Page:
Why brands are trading ROAS for MER as part of a two-speed marketing plan
It’s been a difficult year for performance marketing.
After the lockdown-induced peaks, several factors have combined to make life harder:
- Retail stores stealing sales back from digital
- Consumers’ busy doing other things (such as socialising, travel and festivals)
- Loss of Apple iOS tracking continuing to bite
This has meant ugly looking customer acquisition graphs and a rush by marketers to question the success of channels that, until recently, were propping up a brands’ growth.
You can't solve a problem until you're asking the right questions
A repeated question this year has been..
Cue paid marketers frantically coming up with explanations (often touching upon the bullet points above).
But 2022 is very different to 2021, which is very different to 2020, which is very different to… you get the idea.
In the middle of 2020 when the global pandemic led to store closures and the shift to online buying, Facebook and Instagram were basking in the glow of record levels of direct sales.
Everybody working in performance marketing was celebrating their hockey stick shaped charts. But back then consumers literally had nothing better to do than shop online, trading their disposable income for purchase endorphins.
2 years later and the landscape has shifted considerably, with our obsession of looking back preventing our ability to move forward. A better question to the one posed above might be…
“Is Facebook ROAS even the right metric for our brand?”
In a lot of cases, the answer to this is a big, fat… NO!
So, why is ROAS outdated?
To start with, we can no longer trust the data.
Apple’s crackdown on app tracking will before long be compounded by the ‘death of the cookie’. There are tools out there like Triple Whale which aim to refill the blanks but ROAS has never been telling the full story anyway.
ROAS has always failed to reward marketing activity which:
- Creates a pool of ‘prospects’ who don’t buy directly but do come back at a later date. With most marketers still hooked on ‘last click attribution’, ROAS never tells the full story.
- Builds long-term relationships with customers by telling powerful brand and product stories.
Transitioning to MER as a way to scale marketing spend
ROAS allowed you to zoom in on a channel to check on its performance but it neglected a wider view of what that meant for the overall brand or business success. The equivalent of analysis is the health of a forest by only looking at individual trees in silo.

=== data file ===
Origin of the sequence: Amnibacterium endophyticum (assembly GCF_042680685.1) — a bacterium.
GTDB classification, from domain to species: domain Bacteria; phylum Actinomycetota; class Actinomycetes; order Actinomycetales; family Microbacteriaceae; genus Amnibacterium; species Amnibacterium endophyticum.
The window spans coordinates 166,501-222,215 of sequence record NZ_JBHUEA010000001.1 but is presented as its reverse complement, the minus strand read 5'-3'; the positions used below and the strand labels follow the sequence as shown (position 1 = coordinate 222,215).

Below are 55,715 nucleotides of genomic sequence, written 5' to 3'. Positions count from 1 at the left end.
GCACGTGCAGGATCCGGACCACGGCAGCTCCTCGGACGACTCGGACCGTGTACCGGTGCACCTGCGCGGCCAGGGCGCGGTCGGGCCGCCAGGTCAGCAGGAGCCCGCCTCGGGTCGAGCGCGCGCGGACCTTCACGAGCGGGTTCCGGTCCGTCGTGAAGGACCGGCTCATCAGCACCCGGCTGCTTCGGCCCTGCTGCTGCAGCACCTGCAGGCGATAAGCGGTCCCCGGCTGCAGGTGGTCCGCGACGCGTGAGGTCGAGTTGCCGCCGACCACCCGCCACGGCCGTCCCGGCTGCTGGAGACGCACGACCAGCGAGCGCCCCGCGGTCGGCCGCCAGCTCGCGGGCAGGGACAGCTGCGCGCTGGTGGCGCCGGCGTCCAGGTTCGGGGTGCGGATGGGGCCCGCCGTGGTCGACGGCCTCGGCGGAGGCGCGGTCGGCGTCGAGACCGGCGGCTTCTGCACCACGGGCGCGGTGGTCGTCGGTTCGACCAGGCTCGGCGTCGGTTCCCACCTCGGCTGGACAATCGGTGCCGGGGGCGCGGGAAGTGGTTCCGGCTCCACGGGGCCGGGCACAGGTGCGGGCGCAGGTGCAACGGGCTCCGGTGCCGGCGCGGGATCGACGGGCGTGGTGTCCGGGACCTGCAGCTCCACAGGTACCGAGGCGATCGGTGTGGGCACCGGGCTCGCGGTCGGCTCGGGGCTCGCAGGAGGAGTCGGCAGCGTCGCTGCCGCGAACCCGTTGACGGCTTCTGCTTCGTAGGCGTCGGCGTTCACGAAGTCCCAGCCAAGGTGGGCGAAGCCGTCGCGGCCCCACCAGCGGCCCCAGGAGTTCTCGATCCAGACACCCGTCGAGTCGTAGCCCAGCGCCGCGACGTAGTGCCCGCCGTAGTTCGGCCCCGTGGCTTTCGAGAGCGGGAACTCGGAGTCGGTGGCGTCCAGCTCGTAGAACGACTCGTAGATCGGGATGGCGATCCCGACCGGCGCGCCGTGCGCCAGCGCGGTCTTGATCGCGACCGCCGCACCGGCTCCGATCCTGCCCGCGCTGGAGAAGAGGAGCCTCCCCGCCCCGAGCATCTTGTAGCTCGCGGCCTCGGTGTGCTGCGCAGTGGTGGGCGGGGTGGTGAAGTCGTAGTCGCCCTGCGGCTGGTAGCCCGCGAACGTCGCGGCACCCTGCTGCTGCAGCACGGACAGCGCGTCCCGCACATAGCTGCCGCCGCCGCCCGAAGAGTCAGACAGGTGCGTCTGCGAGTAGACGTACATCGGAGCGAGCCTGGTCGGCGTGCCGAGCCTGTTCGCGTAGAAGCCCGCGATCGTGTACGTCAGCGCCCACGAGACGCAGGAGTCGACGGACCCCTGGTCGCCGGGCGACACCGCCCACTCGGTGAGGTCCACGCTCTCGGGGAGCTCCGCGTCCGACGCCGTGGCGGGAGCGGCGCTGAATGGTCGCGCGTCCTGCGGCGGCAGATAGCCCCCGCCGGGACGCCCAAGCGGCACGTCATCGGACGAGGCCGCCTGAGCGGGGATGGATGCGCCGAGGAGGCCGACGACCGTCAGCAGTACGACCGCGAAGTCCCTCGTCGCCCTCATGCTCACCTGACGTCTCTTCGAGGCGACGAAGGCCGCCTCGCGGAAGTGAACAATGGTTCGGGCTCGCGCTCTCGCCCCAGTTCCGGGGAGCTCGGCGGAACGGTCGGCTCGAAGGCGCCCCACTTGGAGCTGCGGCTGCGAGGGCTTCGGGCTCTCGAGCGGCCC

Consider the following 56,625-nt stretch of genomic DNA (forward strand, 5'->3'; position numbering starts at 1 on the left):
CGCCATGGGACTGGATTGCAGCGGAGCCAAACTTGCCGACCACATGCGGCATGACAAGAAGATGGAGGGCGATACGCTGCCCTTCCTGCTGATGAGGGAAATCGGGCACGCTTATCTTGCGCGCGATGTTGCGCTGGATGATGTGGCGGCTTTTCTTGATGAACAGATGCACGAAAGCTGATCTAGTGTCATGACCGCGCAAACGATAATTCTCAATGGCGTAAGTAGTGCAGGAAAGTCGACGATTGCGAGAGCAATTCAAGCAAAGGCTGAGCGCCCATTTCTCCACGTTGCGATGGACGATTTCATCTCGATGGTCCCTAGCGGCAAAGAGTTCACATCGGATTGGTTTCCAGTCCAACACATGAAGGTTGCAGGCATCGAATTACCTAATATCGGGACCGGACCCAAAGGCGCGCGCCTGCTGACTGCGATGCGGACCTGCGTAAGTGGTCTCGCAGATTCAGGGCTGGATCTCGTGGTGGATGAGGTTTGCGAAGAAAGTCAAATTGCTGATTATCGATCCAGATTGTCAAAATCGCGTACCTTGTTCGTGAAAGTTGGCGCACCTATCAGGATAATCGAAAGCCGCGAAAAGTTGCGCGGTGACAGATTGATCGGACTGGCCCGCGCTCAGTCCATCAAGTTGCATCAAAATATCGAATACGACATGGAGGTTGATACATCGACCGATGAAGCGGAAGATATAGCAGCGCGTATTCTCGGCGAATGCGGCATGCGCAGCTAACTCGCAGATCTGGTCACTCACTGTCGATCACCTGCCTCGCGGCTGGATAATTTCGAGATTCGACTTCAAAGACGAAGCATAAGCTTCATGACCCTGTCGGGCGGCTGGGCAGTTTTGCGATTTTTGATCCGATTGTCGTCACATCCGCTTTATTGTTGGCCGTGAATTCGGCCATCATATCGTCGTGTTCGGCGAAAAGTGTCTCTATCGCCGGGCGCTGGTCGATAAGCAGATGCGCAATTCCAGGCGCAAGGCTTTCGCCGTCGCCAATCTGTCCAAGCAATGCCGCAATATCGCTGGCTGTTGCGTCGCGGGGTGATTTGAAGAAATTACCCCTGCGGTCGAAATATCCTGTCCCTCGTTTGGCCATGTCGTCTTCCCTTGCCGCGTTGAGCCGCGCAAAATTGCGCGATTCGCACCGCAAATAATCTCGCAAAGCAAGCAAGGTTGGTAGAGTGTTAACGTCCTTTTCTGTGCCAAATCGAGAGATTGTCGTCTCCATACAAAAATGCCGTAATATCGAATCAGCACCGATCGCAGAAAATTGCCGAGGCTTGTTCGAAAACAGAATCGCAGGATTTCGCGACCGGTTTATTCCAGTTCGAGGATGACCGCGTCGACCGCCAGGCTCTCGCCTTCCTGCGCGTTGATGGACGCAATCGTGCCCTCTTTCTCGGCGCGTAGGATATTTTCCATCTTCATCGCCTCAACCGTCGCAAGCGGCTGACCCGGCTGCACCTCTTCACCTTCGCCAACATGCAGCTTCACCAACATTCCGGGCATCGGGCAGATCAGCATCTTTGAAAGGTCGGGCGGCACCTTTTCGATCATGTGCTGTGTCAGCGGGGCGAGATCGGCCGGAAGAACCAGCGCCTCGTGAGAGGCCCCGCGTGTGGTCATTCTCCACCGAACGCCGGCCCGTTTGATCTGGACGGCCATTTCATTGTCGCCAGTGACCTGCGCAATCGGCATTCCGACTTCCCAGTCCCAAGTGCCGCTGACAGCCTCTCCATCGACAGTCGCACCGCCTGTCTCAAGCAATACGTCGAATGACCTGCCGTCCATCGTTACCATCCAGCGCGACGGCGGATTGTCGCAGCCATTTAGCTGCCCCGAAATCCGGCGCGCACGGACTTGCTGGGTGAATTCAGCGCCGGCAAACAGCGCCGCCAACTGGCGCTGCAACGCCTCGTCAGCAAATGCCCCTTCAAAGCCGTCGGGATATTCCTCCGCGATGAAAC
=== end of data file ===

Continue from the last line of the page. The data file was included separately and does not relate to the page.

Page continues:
Let's put some example numbers behind it...
MER allows you to:
- Demonstrate the impact of paid activity away from last click attribution (i.e. what role does TikTok actually play in the growth of your brand?)
- Allows you to improve efficiency and profitability of all your marketing over time (by combining channel optimisations with overall improvements to brand communications and customer experience).
- Scale total paid spend by keeping flexible budgets across your channels, without losing sight of your bottom line profitability.
Dan Howe, Reload's GM of Marketing also suggests going beyond MER to look at ncROAS and POAS. For now though, let's take a look at what else brands and retailers are doing to compliment a rethink in business-critical metrics.
Alongside a rethink of business-critical metrics, what else are brands and retailers doing?
Brands switching performance marketing for performance branding
Whether you’re a global retailer like Adidas or a digital-first newcomer like Cubitts, brands are now using digital channels such as Facebook, Instagram, YouTube and TikTok not just to push product and promotions… But instead to create meaningful conversations with customers.
Brand-building is no longer the sole responsibility of above-the-line mediums such as linear TV, radio and billboards.
Instead, marketers need to adopt an integrated approach across brand and performance activity...
A strong communication strategy should weave a brand's proposition into all forms of customer engagement, whether that’s:
- Digital billboards
- Video-on-Demand advertising
- Post-purchase emails
Brand is too important to be the sole owner of the brand department, and the performance marketing team and eCommerce teams should be championing good brand marketing across all creative, copy and landing pages.
To see this in practice, check out Finisterre, who weave their core brand values of sustainability and ocean protection, “designed by those who love the sea, for those who love the sea”, through all parts of their marketing. Whether it’s their community of ambassadors (lifeguards, surfers, activists and academics), through to their Sunday email broadcasts or their detailed product pages, the brand DNA is never far away.
Find your two-speed marketing plan
Old habits die hard and it can be all too easy to stick to what’s achieved success.
But in the current climate, it might be time to rethink the questions you’re asking, the metrics you’re using and how to find more joined-up thinking between your channels.
Brands who are developing this two-speed marketing plan by finding a better balance between brand and performance are plotting a more sustainable journey towards future growth.
Want to know more about to implement a two speed marketing strategy? Download our new ebook for inspiring brand stories, industry insights and actionable frameworks to help get you started.
Alternatively, speak to a Reloader about devising your own two-speed marketing plan.